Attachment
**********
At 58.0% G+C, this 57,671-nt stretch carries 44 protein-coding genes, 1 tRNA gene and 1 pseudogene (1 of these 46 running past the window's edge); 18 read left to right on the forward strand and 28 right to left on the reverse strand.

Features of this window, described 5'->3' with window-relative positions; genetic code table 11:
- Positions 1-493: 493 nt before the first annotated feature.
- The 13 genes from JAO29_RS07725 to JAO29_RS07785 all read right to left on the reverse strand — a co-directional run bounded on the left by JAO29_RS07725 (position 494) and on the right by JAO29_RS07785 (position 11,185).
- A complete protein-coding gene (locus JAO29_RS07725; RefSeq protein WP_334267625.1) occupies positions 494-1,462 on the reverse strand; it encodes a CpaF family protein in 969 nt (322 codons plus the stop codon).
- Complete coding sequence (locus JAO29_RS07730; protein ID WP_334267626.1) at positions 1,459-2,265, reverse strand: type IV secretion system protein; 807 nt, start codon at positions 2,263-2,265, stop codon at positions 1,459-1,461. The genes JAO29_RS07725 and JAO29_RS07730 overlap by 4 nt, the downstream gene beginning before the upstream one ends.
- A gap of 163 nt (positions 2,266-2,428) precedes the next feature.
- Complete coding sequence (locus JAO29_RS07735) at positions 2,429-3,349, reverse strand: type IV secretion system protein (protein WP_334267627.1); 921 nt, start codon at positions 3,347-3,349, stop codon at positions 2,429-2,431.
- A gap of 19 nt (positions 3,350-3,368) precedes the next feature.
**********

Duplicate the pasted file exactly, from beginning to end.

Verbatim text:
At 58.0% G+C, this 57,671-nt stretch carries 44 protein-coding genes, 1 tRNA gene and 1 pseudogene (1 of these 46 running past the window's edge); 18 read left to right on the forward strand and 28 right to left on the reverse strand.

Features of this window, described 5'->3' with window-relative positions; genetic code table 11:
- Positions 1-493: 493 nt before the first annotated feature.
- The 13 genes from JAO29_RS07725 to JAO29_RS07785 all read right to left on the reverse strand — a co-directional run bounded on the left by JAO29_RS07725 (position 494) and on the right by JAO29_RS07785 (position 11,185).
- A complete protein-coding gene (locus JAO29_RS07725; RefSeq protein WP_334267625.1) occupies positions 494-1,462 on the reverse strand; it encodes a CpaF family protein in 969 nt (322 codons plus the stop codon).
- Complete coding sequence (locus JAO29_RS07730; protein ID WP_334267626.1) at positions 1,459-2,265, reverse strand: type IV secretion system protein; 807 nt, start codon at positions 2,263-2,265, stop codon at positions 1,459-1,461. The genes JAO29_RS07725 and JAO29_RS07730 overlap by 4 nt, the downstream gene beginning before the upstream one ends.
- A gap of 163 nt (positions 2,266-2,428) precedes the next feature.
- Complete coding sequence (locus JAO29_RS07735) at positions 2,429-3,349, reverse strand: type IV secretion system protein (protein WP_334267627.1); 921 nt, start codon at positions 3,347-3,349, stop codon at positions 2,429-2,431.
- A gap of 19 nt (positions 3,350-3,368) precedes the next feature.